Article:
After getting to the final round of numerous job interviews I just knew I had to alter my preparation. I was spending too much time on my qualifications and not enough on the behavioral side of the interview. After trawling the net for books and advice I came across " The Complete Job Interview Preparation Course" DVD on Amazon. The change in my preparation was immediately noticeable both to myself and the interviewer as I am now gainfully employed in my chosen profession of finance, Highly Recommended

September 14 2011 at 10:53 PM Report abuse rate up rate down Reply
Roknoo

That makes a lot of sense dude. Wow.

www.being-anon.at.tc

September 12 2011 at 11:58 PM Report abuse rate up rate down Reply
toddisit

More bull to get the employer off the hook. Don't you think someone is being fussy when like 20 things listed? Interviewing and hiring is way too subjective to be that critical. We are not talking about science here, it is an artform. Different personalities, different styles, there is no right or wrong in many cases.

September 12 2011 at 5:07 PM Report abuse rate up rate down Reply
Melanie Long

I worked for a software company rght out of high school, my boss interviewed me over a nice dinner at one of my fav places. We chatted about a lot of things before ordering, but nothing to do with the job itsself. I learned the reason why after our meal came to the table, She reviewed resumes before the interview and decided if that person was "right" for the job, but her final decision was not made until there food was in front of them. Her objective.....Do they try the food before salting it? If they do, sorry no job. She said it shows they expect the worse and just do what they want. If they try the food first, it showed they are illing to try new things and act accordeling. ;)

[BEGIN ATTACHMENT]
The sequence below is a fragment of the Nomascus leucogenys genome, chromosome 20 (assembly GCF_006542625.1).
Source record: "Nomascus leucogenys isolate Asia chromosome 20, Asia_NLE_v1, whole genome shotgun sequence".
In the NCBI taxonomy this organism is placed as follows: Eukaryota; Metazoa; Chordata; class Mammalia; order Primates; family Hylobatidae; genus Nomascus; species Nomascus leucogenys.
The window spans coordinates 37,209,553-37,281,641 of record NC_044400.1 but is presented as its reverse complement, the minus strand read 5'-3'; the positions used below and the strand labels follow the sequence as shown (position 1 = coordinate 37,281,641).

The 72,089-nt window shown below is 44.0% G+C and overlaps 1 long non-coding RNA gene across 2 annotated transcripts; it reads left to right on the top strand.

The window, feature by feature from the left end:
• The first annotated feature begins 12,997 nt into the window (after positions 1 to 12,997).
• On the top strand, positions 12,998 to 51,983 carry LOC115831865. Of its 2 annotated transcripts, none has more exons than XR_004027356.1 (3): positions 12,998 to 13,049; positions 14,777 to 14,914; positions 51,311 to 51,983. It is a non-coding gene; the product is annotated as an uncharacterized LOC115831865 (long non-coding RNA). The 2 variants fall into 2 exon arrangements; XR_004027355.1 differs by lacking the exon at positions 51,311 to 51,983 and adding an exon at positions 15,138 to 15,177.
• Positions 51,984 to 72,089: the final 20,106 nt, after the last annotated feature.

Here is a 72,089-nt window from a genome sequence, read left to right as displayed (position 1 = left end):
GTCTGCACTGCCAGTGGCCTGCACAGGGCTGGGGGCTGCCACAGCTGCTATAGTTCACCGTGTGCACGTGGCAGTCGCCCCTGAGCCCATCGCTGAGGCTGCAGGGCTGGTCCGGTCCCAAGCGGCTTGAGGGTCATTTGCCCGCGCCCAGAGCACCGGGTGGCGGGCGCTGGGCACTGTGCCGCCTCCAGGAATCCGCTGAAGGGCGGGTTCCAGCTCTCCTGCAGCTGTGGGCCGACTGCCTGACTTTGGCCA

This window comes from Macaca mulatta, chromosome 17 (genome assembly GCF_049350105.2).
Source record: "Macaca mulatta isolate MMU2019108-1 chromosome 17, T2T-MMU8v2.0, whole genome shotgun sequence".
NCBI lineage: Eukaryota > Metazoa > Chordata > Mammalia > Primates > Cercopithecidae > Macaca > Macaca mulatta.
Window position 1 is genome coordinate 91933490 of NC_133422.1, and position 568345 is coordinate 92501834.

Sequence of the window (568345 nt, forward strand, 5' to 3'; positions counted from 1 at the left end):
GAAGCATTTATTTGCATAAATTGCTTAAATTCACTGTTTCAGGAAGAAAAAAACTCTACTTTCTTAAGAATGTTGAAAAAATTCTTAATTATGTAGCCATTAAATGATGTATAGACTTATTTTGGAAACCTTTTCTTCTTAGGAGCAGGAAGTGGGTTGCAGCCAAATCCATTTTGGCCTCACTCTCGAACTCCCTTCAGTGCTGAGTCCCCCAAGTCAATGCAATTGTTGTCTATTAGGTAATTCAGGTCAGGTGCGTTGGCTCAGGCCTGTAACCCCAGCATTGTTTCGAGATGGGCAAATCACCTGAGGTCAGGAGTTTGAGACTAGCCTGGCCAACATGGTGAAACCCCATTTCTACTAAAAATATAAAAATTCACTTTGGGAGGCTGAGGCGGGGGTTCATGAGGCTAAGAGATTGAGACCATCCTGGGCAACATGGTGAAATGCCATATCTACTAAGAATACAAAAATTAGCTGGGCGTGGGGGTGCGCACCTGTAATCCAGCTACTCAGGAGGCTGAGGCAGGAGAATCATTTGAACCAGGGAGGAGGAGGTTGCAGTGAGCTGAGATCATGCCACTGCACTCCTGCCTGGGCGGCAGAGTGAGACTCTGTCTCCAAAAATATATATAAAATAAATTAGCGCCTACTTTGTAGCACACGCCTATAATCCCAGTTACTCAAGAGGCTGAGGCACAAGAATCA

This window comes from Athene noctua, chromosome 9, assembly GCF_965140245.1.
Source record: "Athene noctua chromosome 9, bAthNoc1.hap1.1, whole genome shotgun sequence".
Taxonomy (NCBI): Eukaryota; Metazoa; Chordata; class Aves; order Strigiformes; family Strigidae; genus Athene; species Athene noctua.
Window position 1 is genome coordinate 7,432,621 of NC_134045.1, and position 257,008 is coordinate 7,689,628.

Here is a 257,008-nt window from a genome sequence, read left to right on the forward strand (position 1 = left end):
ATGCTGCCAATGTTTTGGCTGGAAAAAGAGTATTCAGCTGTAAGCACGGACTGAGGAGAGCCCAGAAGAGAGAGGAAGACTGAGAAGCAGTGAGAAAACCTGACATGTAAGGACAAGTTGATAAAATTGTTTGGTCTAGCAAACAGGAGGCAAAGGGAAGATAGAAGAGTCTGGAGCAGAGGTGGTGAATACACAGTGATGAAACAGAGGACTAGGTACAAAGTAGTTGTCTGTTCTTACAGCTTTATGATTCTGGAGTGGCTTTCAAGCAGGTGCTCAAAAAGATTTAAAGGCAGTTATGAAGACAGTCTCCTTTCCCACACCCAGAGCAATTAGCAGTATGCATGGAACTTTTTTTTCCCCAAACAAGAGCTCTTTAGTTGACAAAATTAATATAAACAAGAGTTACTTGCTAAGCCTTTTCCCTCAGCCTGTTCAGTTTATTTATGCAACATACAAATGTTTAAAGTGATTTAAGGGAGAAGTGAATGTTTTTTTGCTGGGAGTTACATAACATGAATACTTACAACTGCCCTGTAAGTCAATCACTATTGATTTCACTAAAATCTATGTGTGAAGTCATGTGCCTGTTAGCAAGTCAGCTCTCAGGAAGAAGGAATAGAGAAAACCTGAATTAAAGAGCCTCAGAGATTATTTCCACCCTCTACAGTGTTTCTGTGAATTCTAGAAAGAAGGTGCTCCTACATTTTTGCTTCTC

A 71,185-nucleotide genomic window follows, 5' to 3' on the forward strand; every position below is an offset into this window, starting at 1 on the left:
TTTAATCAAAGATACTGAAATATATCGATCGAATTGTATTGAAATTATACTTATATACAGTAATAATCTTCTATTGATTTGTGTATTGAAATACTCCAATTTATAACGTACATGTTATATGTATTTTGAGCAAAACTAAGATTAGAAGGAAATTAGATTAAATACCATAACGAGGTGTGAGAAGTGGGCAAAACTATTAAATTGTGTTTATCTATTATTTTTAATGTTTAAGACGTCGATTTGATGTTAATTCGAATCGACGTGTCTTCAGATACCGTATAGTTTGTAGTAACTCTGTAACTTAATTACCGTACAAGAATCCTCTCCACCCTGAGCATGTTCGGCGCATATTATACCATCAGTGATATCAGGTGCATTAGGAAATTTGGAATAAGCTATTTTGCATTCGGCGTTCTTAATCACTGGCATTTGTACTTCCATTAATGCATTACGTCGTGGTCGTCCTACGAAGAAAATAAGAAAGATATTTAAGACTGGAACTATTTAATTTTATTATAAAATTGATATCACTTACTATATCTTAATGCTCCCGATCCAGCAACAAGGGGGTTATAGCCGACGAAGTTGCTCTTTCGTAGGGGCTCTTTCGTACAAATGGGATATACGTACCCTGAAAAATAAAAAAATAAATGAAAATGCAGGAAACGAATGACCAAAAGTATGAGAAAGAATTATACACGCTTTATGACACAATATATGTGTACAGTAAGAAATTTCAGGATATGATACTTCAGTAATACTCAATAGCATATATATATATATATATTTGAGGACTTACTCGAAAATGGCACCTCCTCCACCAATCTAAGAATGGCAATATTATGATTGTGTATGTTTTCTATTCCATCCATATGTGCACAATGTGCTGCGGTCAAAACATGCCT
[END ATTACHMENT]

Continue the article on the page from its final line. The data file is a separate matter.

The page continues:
September 12 2011 at 2:43 PM Report abuse rate up rate down Reply
frankieboy26

Maybe it's just me, but a business interview over dinner at a restaurant just does't seem right. To me, it's akin to taking a bath in the middle of a tennis court during a tournament. I just feel that a bathtub with an occupant doesn't belong in the middle of a tennis court and an interview doesn't belong in a restaurant. Why do businesses do this? Is it to throw the person being interviewed off balance? Are you being interviewed for a business position or a social position? Why would they ask you to go through the machinations of ordering and eating a dinner while you are fielding questions upon which your possible future employment balances? Is it to see if you can proverbially walk and chew gum at the same time? Is this an omen of the future? Are you going to be asked to eat a dinner at your desk while working?

September 12 2011 at 1:32 PM Report abuse rate up rate down Reply
Harry Hurt

Another food to avoid is spaghetti. Even though it is eaten with a fork, it is almost always messy. Winding it on your fork is considered inappropriate by some. Also avoid soup. It is too easily slurped, and may drip on your tie.

September 12 2011 at 1:02 PM Report abuse +1 rate up rate down Reply